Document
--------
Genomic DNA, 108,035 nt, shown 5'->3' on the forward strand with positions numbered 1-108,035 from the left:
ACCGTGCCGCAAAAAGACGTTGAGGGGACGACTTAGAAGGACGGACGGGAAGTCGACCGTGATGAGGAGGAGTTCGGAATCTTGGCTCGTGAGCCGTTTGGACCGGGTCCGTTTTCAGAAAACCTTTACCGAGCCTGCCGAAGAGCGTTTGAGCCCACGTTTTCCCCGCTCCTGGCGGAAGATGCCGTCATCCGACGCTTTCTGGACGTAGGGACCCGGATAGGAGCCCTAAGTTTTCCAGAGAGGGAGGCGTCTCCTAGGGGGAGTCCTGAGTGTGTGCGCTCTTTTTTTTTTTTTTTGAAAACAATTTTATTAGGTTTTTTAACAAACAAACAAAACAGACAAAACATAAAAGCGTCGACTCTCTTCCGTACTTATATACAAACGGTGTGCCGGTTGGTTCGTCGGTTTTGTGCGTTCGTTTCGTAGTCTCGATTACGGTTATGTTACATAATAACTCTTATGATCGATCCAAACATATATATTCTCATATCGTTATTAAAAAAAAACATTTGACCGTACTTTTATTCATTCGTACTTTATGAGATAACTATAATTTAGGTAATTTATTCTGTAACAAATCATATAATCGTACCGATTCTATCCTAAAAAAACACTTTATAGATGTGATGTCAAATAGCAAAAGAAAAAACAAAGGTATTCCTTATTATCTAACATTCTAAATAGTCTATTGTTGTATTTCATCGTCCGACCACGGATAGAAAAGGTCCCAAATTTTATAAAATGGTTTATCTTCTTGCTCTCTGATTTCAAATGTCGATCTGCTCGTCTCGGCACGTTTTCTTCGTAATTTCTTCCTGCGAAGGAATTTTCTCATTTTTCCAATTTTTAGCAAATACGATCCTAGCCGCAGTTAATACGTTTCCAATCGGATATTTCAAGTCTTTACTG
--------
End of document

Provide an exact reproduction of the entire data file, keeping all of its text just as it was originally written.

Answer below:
Genomic DNA, 108,035 nt, shown 5'->3' on the forward strand with positions numbered 1-108,035 from the left:
ACCGTGCCGCAAAAAGACGTTGAGGGGACGACTTAGAAGGACGGACGGGAAGTCGACCGTGATGAGGAGGAGTTCGGAATCTTGGCTCGTGAGCCGTTTGGACCGGGTCCGTTTTCAGAAAACCTTTACCGAGCCTGCCGAAGAGCGTTTGAGCCCACGTTTTCCCCGCTCCTGGCGGAAGATGCCGTCATCCGACGCTTTCTGGACGTAGGGACCCGGATAGGAGCCCTAAGTTTTCCAGAGAGGGAGGCGTCTCCTAGGGGGAGTCCTGAGTGTGTGCGCTCTTTTTTTTTTTTTTTGAAAACAATTTTATTAGGTTTTTTAACAAACAAACAAAACAGACAAAACATAAAAGCGTCGACTCTCTTCCGTACTTATATACAAACGGTGTGCCGGTTGGTTCGTCGGTTTTGTGCGTTCGTTTCGTAGTCTCGATTACGGTTATGTTACATAATAACTCTTATGATCGATCCAAACATATATATTCTCATATCGTTATTAAAAAAAAACATTTGACCGTACTTTTATTCATTCGTACTTTATGAGATAACTATAATTTAGGTAATTTATTCTGTAACAAATCATATAATCGTACCGATTCTATCCTAAAAAAACACTTTATAGATGTGATGTCAAATAGCAAAAGAAAAAACAAAGGTATTCCTTATTATCTAACATTCTAAATAGTCTATTGTTGTATTTCATCGTCCGACCACGGATAGAAAAGGTCCCAAATTTTATAAAATGGTTTATCTTCTTGCTCTCTGATTTCAAATGTCGATCTGCTCGTCTCGGCACGTTTTCTTCGTAATTTCTTCCTGCGAAGGAATTTTCTCATTTTTCCAATTTTTAGCAAATACGATCCTAGCCGCAGTTAATACGTTTCCAATCGGATATTTCAAGTCTTTACTG